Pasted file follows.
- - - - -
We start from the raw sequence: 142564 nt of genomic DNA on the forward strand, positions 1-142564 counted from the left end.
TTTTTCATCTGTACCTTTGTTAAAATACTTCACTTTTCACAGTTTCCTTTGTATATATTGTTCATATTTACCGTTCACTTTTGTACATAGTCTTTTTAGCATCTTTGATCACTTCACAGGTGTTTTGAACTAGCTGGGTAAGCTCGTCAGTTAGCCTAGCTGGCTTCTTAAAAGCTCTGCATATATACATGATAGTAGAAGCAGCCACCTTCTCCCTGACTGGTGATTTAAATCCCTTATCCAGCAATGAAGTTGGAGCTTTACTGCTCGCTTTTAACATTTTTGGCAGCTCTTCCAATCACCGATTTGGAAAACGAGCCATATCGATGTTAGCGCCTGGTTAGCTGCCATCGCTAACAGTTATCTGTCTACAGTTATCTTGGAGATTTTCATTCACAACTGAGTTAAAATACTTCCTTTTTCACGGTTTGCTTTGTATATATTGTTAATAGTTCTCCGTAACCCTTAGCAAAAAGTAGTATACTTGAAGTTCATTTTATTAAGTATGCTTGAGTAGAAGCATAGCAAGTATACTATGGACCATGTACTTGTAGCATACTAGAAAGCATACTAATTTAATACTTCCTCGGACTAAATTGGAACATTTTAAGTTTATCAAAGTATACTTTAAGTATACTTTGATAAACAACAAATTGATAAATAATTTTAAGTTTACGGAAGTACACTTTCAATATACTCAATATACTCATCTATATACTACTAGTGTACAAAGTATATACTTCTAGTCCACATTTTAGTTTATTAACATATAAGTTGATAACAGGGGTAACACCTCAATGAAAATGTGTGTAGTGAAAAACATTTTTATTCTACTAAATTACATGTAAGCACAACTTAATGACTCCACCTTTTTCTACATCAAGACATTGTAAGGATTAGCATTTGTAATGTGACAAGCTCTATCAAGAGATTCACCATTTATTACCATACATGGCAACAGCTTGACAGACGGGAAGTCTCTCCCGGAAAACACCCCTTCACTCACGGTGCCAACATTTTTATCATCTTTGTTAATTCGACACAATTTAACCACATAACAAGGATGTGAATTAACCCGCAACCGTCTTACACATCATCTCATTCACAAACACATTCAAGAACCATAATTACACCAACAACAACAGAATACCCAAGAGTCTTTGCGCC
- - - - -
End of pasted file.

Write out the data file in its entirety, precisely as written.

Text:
We start from the raw sequence: 142564 nt of genomic DNA on the forward strand, positions 1-142564 counted from the left end.
TTTTTCATCTGTACCTTTGTTAAAATACTTCACTTTTCACAGTTTCCTTTGTATATATTGTTCATATTTACCGTTCACTTTTGTACATAGTCTTTTTAGCATCTTTGATCACTTCACAGGTGTTTTGAACTAGCTGGGTAAGCTCGTCAGTTAGCCTAGCTGGCTTCTTAAAAGCTCTGCATATATACATGATAGTAGAAGCAGCCACCTTCTCCCTGACTGGTGATTTAAATCCCTTATCCAGCAATGAAGTTGGAGCTTTACTGCTCGCTTTTAACATTTTTGGCAGCTCTTCCAATCACCGATTTGGAAAACGAGCCATATCGATGTTAGCGCCTGGTTAGCTGCCATCGCTAACAGTTATCTGTCTACAGTTATCTTGGAGATTTTCATTCACAACTGAGTTAAAATACTTCCTTTTTCACGGTTTGCTTTGTATATATTGTTAATAGTTCTCCGTAACCCTTAGCAAAAAGTAGTATACTTGAAGTTCATTTTATTAAGTATGCTTGAGTAGAAGCATAGCAAGTATACTATGGACCATGTACTTGTAGCATACTAGAAAGCATACTAATTTAATACTTCCTCGGACTAAATTGGAACATTTTAAGTTTATCAAAGTATACTTTAAGTATACTTTGATAAACAACAAATTGATAAATAATTTTAAGTTTACGGAAGTACACTTTCAATATACTCAATATACTCATCTATATACTACTAGTGTACAAAGTATATACTTCTAGTCCACATTTTAGTTTATTAACATATAAGTTGATAACAGGGGTAACACCTCAATGAAAATGTGTGTAGTGAAAAACATTTTTATTCTACTAAATTACATGTAAGCACAACTTAATGACTCCACCTTTTTCTACATCAAGACATTGTAAGGATTAGCATTTGTAATGTGACAAGCTCTATCAAGAGATTCACCATTTATTACCATACATGGCAACAGCTTGACAGACGGGAAGTCTCTCCCGGAAAACACCCCTTCACTCACGGTGCCAACATTTTTATCATCTTTGTTAATTCGACACAATTTAACCACATAACAAGGATGTGAATTAACCCGCAACCGTCTTACACATCATCTCATTCACAAACACATTCAAGAACCATAATTACACCAACAACAACAGAATACCCAAGAGTCTTTGCGCC